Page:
HELENA — A 13-year-old Helena girl who admitted to setting fires that caused upwards of $3 million in damage to Helena High School received a suspended sentence Wednesday in youth court and was ordered to pay $250,000 in restitution.
The girl was intoxicated on malt liquor in November when she entered the high school with two others and ultimately started a fire in a janitor's closet in the math wing.
A stipulation of the sentence is she must complete in-patient chemical dependency treatment. If she doesn't, the girl will face being placed in a youth detention facility. She will be under supervision of youth probation until she turns 18.
The timing of the stay will be determined to the South Dakota treatment center, and Indian Health Services will cover payment.
She must also testify in the trial of her co-defendant, a teenage boy who is charged with the juvenile equivalent of arson. Another part of a plea agreement is the girl, who was already expelled from middle school, is banned from stepping foot in Helena High School.
Her attorney and the prosecutor came to an agreement that did not include incarceration. A juvenile probation officer who compiled the pre-sentence report recommended the girl be placed in a correctional facility.
Prosecutor Jeremy Gersovitz said he originally intended to ask for incarceration but then he and the probation officer, Tanya Murgel, ultimately flipped on their recommendations and he opted for a suspended sentence.
Judge Kathy Seeley went along with the agreement and gave the girl a suspended sentence until she turns 18. Seeley quickly added if the teen fails to comply with the conditions, another hearing will be held to determine her fate.
Murgel testified the decision was a daunting one. The girl has repeatedly violated rules and laws since her apprehension after the fire. Her violations ranged from cutting off her GPS bracelet to stealing malt liquor from a local store. Up until the day of the hearing, the girl was receiving reprimands for not complying with the rules of the youth detention facility where she was being housed, Murgel said.
"It has been difficult to work with her to say the least," Murgel said.
At the Great Falls center where she was being held, the girl had the least points of all the inmates, Murgel said.
Thus far, Murgel said, the efforts of juvenile probation and the Helena Indian Alliance have failed.
"An offense like that effected our entire community," Murgel added.
Keri Upham, a math teacher at the school, became tearful as she testified on the impact of the fire on her and her students.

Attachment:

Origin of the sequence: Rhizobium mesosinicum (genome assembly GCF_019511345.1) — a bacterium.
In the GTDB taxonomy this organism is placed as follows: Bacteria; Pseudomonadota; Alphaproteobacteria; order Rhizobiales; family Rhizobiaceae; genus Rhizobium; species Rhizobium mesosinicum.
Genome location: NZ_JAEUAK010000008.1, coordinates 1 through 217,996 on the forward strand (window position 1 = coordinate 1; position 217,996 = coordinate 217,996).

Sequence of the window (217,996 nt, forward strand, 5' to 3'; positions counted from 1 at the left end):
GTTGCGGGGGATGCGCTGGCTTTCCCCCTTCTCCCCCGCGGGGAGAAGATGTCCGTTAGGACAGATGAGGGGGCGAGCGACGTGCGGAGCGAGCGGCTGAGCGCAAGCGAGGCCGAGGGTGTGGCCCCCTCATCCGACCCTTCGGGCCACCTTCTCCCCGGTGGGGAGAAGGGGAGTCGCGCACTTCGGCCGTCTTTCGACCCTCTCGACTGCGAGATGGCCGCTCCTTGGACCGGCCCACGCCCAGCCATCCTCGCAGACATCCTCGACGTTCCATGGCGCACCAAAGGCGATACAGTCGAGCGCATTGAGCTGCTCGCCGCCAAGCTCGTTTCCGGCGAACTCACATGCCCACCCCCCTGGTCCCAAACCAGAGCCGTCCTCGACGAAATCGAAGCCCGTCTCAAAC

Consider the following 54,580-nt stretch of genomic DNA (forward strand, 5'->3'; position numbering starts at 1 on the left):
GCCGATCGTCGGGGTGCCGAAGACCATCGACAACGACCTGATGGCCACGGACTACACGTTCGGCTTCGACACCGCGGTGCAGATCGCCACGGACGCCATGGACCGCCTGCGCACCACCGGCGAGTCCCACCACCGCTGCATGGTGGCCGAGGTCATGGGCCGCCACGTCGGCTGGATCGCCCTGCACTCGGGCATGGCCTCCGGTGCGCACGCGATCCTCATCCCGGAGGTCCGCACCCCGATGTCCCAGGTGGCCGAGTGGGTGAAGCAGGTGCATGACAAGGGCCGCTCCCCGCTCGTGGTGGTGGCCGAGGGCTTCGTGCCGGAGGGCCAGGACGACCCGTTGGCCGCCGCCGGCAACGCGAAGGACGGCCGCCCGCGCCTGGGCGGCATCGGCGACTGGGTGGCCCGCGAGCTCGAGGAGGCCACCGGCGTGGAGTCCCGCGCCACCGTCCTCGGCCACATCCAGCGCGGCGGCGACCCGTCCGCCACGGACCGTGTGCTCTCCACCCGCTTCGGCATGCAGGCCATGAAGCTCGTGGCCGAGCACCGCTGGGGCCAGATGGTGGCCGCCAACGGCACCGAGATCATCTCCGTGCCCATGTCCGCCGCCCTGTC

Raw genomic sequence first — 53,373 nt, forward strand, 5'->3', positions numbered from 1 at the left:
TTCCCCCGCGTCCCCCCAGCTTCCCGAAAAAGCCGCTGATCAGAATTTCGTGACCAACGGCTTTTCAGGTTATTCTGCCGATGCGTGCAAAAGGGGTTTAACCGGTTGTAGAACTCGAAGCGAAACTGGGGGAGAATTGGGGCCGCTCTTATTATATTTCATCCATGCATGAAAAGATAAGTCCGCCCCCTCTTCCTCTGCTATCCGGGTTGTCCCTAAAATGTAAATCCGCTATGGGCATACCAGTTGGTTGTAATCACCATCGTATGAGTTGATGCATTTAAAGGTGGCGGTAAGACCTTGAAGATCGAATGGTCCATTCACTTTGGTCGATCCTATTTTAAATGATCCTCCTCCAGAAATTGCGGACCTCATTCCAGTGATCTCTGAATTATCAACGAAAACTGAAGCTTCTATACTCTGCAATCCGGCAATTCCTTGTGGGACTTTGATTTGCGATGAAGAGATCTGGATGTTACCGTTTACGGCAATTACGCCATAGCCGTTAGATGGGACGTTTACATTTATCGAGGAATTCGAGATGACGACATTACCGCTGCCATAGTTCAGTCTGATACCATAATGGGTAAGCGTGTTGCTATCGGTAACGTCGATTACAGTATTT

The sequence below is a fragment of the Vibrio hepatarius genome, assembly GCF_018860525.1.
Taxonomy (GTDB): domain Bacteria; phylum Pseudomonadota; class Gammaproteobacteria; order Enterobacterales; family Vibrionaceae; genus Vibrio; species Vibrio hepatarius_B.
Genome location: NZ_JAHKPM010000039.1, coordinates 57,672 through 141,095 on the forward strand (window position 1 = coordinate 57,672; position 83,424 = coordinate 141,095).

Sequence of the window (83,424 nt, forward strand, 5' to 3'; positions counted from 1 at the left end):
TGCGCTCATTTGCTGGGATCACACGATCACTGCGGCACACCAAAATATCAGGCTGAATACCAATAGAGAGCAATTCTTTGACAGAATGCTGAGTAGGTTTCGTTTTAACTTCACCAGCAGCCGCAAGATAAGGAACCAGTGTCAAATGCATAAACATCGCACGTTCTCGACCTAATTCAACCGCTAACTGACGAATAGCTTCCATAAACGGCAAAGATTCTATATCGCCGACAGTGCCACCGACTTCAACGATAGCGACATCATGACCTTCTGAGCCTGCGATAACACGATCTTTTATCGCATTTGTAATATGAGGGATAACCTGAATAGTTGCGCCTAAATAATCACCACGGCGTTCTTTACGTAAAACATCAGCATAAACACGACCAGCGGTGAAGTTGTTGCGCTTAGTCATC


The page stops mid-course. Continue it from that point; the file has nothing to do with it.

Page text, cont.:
"It was like I lost a piece of me," she said.
"I think they were greatly impacted by the whole thing."
For 23 years, Upham had been in her room right next to the closet where the fire started. The next day, when she saw the charred remains of photos, drawings and notes from students over those years, she sobbed.
"I just started crying. It was like everything was gone," she testified.
All classes were canceled the next two days at Helena High due to the extensive smoke and water damage. Her classes had to be held across the street while her classroom was mended. It took nearly three months before classes resumed in the damaged wing of the building.
"We kind of lost the whole family feeling," she said, adding her students lost the equivalent of a class per week in the 10-minute daily travel time to the temporary classroom.
The girl admitted to charges of arson, obstructing officers and alcohol possession. She told Seeley she started the fire in a custodian’s closet and ran when she saw police at the scene.
One of her alleged accomplices, another teenage girl, has admitted to obstructing a peace officer, possession of an intoxicating substance and possession of tobacco products. A count equivalent to a felony charge of burglary was dropped. She is currently at a residential treatment center for at-risk youth, according to testimony.
The third suspect, a teenage boy, is awaiting a July trial for juvenile equivalents of felony arson and burglary charges. If found guilty, the boy will be responsible for part of the $250,000 restitution, which was derived from the school district’s insurance deductible.